Harpo Marx, famous for his pantomimed persona (he was the ‘silent partner’), could speak just fine and can be heard today in a few interviews, but in Marx Brothers films he remained mute. Or so people believe.
This may be just for the fans, but if you have seen the Marx Brothers’ films, you have heard Harpo’s words and you have seen his lips move while saying them, but you may not have realized it.
In their early vaudeville days, the brothers discovered that Harpo was more effective when he did not speak, and since effective meant the difference between a hot meal and going hungry, Harpo kept quiet (as a happy bonus for the other brothers, this left room for them to talk even more).
Groucho Marx had his own version of why Harpo did not speak, recalling a time when the four brothers had an argument with a theater owner named Jack Wells which resulted in the boys being paid $112.50 each—in pennies. They were forced to accept the payment as they were running late for the train to their next show. Groucho recalls:
We barely made the train, and as it pulled out of the depot, we stood on the track platform watching the town and theater recede into the distance. Then Harpo, the pantomimist, raised his voice, and above the clatter of the train, bellowed:
“Good-bye, Mr. Wells. Here’s hoping your lousy theater burns down!”
We thought it was just a gag, till next morning—when we discovered that during the night, Jack Wells’s theater had been reduced to ashes. From then on we decided not to let Harpo talk—his conversation was too dangerous.
Harpo may have had plenty of things to say, but whatever the reason, didn’t say them. Of course, that’s not entirely true…
If you are any kind of Marx Brothers fan (and again, this little bit of trivia really is for the fans) you have heard Harpo’s voice. I’m not talking about sneezing, breathing or grunting. No, in one scene in one classic film Harpo is required to voice intelligible words; in fact, he has a singing role. I’m not talking about pretending to sing with a record player strapped to his back and I’m not even talking about the sound of him singing while in a barrel. Harpo sings, on film, in full view of the camera and does so in one of my favorite Marx Brothers movies—the hilarious Animal Crackers.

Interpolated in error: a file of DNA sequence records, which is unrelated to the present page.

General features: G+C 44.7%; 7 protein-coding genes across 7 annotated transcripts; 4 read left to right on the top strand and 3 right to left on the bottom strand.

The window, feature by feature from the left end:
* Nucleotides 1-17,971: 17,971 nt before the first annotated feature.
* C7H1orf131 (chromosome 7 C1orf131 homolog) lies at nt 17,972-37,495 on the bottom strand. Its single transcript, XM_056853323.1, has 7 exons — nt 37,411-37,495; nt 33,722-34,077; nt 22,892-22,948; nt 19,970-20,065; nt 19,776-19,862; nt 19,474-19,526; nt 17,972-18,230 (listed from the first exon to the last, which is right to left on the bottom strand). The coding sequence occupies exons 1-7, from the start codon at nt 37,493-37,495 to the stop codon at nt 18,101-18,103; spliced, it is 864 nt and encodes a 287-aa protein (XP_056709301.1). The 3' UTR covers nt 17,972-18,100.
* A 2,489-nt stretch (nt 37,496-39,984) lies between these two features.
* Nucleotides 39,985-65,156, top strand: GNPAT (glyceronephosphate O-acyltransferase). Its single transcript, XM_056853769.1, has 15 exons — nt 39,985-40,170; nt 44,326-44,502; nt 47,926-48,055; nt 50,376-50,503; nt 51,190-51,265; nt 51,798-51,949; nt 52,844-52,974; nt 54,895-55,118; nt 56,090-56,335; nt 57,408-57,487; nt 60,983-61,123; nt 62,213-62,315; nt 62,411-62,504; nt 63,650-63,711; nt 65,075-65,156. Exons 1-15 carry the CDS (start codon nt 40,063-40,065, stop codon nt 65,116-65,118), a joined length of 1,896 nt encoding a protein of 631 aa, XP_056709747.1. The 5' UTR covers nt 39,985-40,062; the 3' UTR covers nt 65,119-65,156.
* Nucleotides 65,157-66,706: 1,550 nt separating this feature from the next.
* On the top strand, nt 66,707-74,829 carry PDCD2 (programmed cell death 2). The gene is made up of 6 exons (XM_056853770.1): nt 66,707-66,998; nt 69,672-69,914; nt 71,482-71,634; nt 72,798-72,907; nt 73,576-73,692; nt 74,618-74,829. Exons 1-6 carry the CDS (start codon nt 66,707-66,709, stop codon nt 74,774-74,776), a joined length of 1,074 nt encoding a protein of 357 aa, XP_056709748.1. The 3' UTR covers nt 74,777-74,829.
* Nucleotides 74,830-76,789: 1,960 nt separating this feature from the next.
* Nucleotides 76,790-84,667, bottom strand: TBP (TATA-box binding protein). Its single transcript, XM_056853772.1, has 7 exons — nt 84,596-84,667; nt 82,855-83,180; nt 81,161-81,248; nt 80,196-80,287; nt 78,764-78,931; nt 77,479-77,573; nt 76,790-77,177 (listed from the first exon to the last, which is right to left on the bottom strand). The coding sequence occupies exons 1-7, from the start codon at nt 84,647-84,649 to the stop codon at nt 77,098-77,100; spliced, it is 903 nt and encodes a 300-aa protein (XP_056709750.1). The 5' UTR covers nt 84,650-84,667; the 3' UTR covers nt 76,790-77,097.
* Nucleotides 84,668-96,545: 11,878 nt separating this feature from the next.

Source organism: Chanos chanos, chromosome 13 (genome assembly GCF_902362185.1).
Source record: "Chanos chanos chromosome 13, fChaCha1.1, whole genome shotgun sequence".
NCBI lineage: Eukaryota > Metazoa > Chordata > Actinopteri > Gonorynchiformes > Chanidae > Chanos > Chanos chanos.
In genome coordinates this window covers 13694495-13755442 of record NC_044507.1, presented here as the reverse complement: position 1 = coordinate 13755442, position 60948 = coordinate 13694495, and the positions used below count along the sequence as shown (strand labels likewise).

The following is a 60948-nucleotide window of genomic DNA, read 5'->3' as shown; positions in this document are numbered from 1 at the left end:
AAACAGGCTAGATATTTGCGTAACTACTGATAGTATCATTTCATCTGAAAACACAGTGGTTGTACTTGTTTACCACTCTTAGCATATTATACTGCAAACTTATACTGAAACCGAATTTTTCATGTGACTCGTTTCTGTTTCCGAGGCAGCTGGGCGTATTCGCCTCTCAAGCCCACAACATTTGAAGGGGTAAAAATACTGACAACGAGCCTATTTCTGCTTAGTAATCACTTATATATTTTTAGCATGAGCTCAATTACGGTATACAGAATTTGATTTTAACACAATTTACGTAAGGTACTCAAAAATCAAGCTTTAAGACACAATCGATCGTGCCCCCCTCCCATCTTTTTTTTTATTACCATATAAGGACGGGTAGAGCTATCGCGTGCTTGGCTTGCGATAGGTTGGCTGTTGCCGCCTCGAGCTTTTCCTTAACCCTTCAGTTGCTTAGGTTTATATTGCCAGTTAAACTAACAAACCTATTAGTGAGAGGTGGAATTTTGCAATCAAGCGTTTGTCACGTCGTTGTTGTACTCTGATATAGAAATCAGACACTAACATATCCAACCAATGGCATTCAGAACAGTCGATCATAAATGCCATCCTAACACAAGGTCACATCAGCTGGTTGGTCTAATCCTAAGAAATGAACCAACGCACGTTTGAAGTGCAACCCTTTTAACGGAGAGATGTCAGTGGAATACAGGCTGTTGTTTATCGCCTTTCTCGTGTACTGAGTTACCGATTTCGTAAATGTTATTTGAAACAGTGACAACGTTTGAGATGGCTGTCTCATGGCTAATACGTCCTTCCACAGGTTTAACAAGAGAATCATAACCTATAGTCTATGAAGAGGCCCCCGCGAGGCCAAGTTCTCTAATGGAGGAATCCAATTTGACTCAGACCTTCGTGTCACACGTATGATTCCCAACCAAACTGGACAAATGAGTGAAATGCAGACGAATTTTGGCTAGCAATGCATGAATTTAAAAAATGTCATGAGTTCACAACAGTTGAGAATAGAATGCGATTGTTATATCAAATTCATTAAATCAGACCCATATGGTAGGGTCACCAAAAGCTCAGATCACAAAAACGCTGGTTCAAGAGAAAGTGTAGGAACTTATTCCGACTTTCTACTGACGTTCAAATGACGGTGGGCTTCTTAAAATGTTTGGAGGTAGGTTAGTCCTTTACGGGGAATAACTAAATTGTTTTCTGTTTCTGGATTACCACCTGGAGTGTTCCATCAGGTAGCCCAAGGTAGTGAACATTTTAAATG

Animal Crackers is not considered the best Marx Brothers film but the jokes are simply relentless. The humor outpaces viewers today, I cannot even imagine what it did to audiences in 1930 when it was released.
Leading into the final sequence of the film at about the 1 hour 32 minute mark, the brothers stride into the room singing “My Old Kentucky Home.” Something’s a little odd about this. If you listen carefully you will realize that’s four-part harmony. If you are playing along at home, back up and watch again, this time paying careful attention to Harpo in the back. Like a ventriloquist, his mouth moves. Harpo is singing and if you take apart the song in your head you can find his voice loud and clear.
Not good enough? Keep watching. If you aren’t able pick him out of four voices, why not try two? For the song’s finish, Groucho sings the repeat so far a-way, accompanied by a harmony. Interestingly, Chico and Zeppo are both holding their notes from the previous line meaning they cannot be singing along with Groucho. This leaves only one harmonic culprit—the brother in the background staring off at the ceiling, the one who, it would soon be revealed, stole the paintings and all the silverware in the house, the one trying desperately to keep his lips from moving. Harpo is singing.
Now you can say you have heard Harpo’s voice, despite the fact that, really, you could have said that all along.